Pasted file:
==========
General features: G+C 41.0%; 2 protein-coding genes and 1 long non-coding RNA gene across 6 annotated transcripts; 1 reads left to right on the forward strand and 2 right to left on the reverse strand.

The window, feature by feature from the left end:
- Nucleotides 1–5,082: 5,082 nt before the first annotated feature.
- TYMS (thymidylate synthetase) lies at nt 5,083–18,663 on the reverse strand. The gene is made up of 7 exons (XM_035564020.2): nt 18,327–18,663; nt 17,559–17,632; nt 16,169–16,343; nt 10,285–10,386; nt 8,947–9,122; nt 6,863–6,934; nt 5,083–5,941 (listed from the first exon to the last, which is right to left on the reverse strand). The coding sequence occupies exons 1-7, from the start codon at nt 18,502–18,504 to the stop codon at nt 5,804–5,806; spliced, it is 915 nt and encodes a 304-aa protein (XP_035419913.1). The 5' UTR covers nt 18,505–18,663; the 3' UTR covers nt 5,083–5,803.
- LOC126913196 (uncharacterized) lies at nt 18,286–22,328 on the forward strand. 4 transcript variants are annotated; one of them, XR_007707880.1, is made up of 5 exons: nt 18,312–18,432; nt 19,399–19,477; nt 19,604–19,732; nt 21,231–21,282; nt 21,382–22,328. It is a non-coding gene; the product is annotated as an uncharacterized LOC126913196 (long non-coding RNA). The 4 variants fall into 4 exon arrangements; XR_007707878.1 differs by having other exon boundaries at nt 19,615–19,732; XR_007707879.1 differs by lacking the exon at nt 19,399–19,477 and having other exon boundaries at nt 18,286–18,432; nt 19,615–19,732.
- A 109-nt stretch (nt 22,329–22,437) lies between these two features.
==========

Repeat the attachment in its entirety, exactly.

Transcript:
General features: G+C 41.0%; 2 protein-coding genes and 1 long non-coding RNA gene across 6 annotated transcripts; 1 reads left to right on the forward strand and 2 right to left on the reverse strand.

The window, feature by feature from the left end:
- Nucleotides 1–5,082: 5,082 nt before the first annotated feature.
- TYMS (thymidylate synthetase) lies at nt 5,083–18,663 on the reverse strand. The gene is made up of 7 exons (XM_035564020.2): nt 18,327–18,663; nt 17,559–17,632; nt 16,169–16,343; nt 10,285–10,386; nt 8,947–9,122; nt 6,863–6,934; nt 5,083–5,941 (listed from the first exon to the last, which is right to left on the reverse strand). The coding sequence occupies exons 1-7, from the start codon at nt 18,502–18,504 to the stop codon at nt 5,804–5,806; spliced, it is 915 nt and encodes a 304-aa protein (XP_035419913.1). The 5' UTR covers nt 18,505–18,663; the 3' UTR covers nt 5,083–5,803.
- LOC126913196 (uncharacterized) lies at nt 18,286–22,328 on the forward strand. 4 transcript variants are annotated; one of them, XR_007707880.1, is made up of 5 exons: nt 18,312–18,432; nt 19,399–19,477; nt 19,604–19,732; nt 21,231–21,282; nt 21,382–22,328. It is a non-coding gene; the product is annotated as an uncharacterized LOC126913196 (long non-coding RNA). The 4 variants fall into 4 exon arrangements; XR_007707878.1 differs by having other exon boundaries at nt 19,615–19,732; XR_007707879.1 differs by lacking the exon at nt 19,399–19,477 and having other exon boundaries at nt 18,286–18,432; nt 19,615–19,732.
- A 109-nt stretch (nt 22,329–22,437) lies between these two features.